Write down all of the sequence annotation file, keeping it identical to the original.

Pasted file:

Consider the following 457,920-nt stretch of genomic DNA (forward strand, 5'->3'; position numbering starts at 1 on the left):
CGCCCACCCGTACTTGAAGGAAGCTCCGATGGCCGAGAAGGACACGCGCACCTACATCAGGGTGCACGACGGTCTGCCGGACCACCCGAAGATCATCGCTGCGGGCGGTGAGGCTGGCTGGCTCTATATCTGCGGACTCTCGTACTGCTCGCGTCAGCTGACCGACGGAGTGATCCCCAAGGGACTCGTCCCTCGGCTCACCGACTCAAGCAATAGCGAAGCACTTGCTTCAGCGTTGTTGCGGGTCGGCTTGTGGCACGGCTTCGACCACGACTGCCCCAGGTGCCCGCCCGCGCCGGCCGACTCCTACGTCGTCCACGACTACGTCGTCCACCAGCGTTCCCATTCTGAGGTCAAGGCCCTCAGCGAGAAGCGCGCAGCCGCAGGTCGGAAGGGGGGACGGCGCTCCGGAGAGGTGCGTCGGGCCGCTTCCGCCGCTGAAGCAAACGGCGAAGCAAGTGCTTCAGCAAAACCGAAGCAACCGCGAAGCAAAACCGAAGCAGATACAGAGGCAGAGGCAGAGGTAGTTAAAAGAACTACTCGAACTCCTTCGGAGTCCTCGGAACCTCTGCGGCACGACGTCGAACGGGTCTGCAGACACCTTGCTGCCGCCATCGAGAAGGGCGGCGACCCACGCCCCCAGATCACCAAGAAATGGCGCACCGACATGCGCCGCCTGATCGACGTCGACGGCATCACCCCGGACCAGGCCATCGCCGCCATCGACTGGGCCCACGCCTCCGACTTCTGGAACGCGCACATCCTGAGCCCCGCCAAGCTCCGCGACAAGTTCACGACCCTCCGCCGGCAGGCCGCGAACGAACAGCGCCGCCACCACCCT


Consider the following 457,920-nt stretch of genomic DNA (forward strand, 5'->3'; position numbering starts at 1 on the left):
CGCCCACCCGTACTTGAAGGAAGCTCCGATGGCCGAGAAGGACACGCGCACCTACATCAGGGTGCACGACGGTCTGCCGGACCACCCGAAGATCATCGCTGCGGGCGGTGAGGCTGGCTGGCTCTATATCTGCGGACTCTCGTACTGCTCGCGTCAGCTGACCGACGGAGTGATCCCCAAGGGACTCGTCCCTCGGCTCACCGACTCAAGCAATAGCGAAGCACTTGCTTCAGCGTTGTTGCGGGTCGGCTTGTGGCACGGCTTCGACCACGACTGCCCCAGGTGCCCGCCCGCGCCGGCCGACTCCTACGTCGTCCACGACTACGTCGTCCACCAGCGTTCCCATTCTGAGGTCAAGGCCCTCAGCGAGAAGCGCGCAGCCGCAGGTCGGAAGGGGGGACGGCGCTCCGGAGAGGTGCGTCGGGCCGCTTCCGCCGCTGAAGCAAACGGCGAAGCAAGTGCTTCAGCAAAACCGAAGCAACCGCGAAGCAAAACCGAAGCAGATACAGAGGCAGAGGCAGAGGTAGTTAAAAGAACTACTCGAACTCCTTCGGAGTCCTCGGAACCTCTGCGGCACGACGTCGAACGGGTCTGCAGACACCTTGCTGCCGCCATCGAGAAGGGCGGCGACCCACGCCCCCAGATCACCAAGAAATGGCGCACCGACATGCGCCGCCTGATCGACGTCGACGGCATCACCCCGGACCAGGCCATCGCCGCCATCGACTGGGCCCACGCCTCCGACTTCTGGAACGCGCACATCCTGAGCCCCGCCAAGCTCCGCGACAAGTTCACGACCCTCCGCCGGCAGGCCGCGAACGAACAGCGCCGCCACCACCCT